Everything about this anime sequel is nostalgic of its predecessor. Even the opening and closing segments with Kero-chan pulled at my heartstrings. Tomoyo makes new costumes again and her (cute but probably not-so-healthy IRL) obsession with capturing Sakura in action, again, makes you laugh. Kero still eats sweets, plays video games with Spinel, and pretends to be a regular plush toy around strangers and Sakura’s family. Toya, Sakura’s older brother, is now in college but continues to work at various part-time jobs where he can run into Sakura and co. Yukito is also still around and his true form, Yue, still communicates with Kero when needed. Most of Sakura’s classmates are with her at the middle school, and now, as part of the typical Cardcaptor Sakura story formula, we have a new exchange student in the mix: Akiho Shinomoto, a timid and soft-spoken girl who has traveled the world and has moved to Japan with her guardian and caretaker Yuna D. Kaito.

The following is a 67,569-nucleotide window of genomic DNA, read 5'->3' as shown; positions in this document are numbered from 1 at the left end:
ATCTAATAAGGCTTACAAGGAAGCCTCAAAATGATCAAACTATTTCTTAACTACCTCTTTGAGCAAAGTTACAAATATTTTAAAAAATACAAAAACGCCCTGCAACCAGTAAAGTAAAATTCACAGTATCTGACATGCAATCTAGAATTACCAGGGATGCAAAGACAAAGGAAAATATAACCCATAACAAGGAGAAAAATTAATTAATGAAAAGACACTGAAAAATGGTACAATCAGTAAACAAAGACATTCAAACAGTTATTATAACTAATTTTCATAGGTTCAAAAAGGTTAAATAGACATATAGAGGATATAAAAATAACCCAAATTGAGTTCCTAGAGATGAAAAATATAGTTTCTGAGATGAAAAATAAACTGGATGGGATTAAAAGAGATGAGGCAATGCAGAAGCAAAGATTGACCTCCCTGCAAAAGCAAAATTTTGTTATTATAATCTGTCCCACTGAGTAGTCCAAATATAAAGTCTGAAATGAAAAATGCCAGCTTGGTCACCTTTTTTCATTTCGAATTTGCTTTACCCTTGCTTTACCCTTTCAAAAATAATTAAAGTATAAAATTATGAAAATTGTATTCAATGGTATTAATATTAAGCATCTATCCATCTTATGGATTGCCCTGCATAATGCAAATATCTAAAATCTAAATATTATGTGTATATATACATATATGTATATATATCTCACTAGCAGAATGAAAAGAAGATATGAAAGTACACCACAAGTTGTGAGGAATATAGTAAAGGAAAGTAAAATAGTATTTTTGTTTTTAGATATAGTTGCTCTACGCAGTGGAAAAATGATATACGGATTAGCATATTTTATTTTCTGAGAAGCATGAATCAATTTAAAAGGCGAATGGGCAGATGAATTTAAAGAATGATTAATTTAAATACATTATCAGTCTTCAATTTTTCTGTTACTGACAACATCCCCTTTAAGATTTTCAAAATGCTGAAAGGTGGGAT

And since some time has passed in the story, we see our characters using the everyday tech products we use—laptops and smartphones. I bring this up because the original was created in the late ‘90s and early 2000s so the most “technological” product we saw back then on the show was the pink customized cell phones that Tomoyo’s mother’s company made. Now, we see Tomoyo embrace drones to film Sakura in action. It’s also nice to see Sakura communicate via video chat with her friends abroad: Eriol and Kaho in England and Meiling in Hong Kong.
I have watched the first 11 episodes of the series, and here are my thoughts: